Falsely accused of everything from DUII to rape, Clients have told me that there is nothing more frightening than to know they are innocent, and know that the investigating officers firmly believe that they are not. False arrests and wrongful convictions do not normally happen because a police officer intends to make a false accusation. The vast majority of injustices occur as a result of tunnel vision and confirmation bias — a phenomenon by which well-intentioned police and prosecutors jump to a conclusion about someone’s guilt, and view evidence through a distorted, “guilty” lens.
Tunnel vision is human nature, so what can be done about it, to minimize false arrests and convictions? Law Professor Brandon Garrett offers some good ideas:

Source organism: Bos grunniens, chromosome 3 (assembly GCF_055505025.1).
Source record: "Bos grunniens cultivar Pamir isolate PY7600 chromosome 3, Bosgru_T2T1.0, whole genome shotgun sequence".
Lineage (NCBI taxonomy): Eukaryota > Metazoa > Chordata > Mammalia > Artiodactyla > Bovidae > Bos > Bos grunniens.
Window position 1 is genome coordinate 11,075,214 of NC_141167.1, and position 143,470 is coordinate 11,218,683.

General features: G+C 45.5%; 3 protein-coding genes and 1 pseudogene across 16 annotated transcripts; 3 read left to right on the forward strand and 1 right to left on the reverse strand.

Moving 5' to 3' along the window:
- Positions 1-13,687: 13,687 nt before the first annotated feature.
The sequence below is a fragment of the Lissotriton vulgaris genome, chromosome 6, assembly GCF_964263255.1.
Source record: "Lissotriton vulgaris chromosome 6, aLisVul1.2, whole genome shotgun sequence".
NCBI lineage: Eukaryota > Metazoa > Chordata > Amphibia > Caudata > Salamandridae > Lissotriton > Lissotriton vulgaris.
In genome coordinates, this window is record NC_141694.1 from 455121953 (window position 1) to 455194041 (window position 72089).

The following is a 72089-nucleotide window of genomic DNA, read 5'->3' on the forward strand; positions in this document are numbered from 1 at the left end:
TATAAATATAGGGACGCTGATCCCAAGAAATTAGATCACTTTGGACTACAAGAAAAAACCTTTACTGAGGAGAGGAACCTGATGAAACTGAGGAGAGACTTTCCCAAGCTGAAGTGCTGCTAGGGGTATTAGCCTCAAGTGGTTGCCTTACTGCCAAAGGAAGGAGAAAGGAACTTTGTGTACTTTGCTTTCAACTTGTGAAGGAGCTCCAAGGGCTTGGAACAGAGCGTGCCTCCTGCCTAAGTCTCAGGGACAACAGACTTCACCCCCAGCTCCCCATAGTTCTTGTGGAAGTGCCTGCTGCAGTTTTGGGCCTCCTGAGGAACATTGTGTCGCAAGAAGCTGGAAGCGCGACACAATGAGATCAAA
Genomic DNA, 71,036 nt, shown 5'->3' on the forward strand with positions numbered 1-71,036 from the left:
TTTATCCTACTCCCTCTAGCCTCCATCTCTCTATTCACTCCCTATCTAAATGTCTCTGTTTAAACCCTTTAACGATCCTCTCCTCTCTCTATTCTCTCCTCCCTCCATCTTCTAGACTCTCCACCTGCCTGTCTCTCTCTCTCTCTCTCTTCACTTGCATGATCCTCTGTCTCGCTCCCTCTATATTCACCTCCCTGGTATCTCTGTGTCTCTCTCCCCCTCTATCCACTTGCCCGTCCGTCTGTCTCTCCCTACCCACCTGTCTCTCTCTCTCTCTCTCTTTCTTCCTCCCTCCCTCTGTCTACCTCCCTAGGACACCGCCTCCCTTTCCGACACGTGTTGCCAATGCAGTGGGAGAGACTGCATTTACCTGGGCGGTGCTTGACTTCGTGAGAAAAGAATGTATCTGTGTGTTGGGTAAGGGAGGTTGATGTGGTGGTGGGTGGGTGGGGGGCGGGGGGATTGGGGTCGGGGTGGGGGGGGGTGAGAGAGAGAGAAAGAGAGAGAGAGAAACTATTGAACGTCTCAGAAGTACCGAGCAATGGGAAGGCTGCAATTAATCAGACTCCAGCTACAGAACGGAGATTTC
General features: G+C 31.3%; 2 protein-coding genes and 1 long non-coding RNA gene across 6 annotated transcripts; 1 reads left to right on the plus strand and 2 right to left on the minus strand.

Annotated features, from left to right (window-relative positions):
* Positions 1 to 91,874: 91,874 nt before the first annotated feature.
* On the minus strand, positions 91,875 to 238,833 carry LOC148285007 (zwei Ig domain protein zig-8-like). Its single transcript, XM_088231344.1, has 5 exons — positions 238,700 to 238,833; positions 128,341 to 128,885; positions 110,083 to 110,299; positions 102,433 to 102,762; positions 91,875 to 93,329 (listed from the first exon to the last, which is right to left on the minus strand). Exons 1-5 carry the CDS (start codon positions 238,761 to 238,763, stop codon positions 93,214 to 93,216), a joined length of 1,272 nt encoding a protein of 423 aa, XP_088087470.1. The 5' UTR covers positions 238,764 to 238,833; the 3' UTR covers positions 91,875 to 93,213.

(1) Require police officers and detectives to keep notes about how their thinking evolves or doesn’t during the course of an investigation.
(2) Require police and prosecutors to open their complete files to the defense.
(3) Give the defense more opportunity and resources to do their own investigations.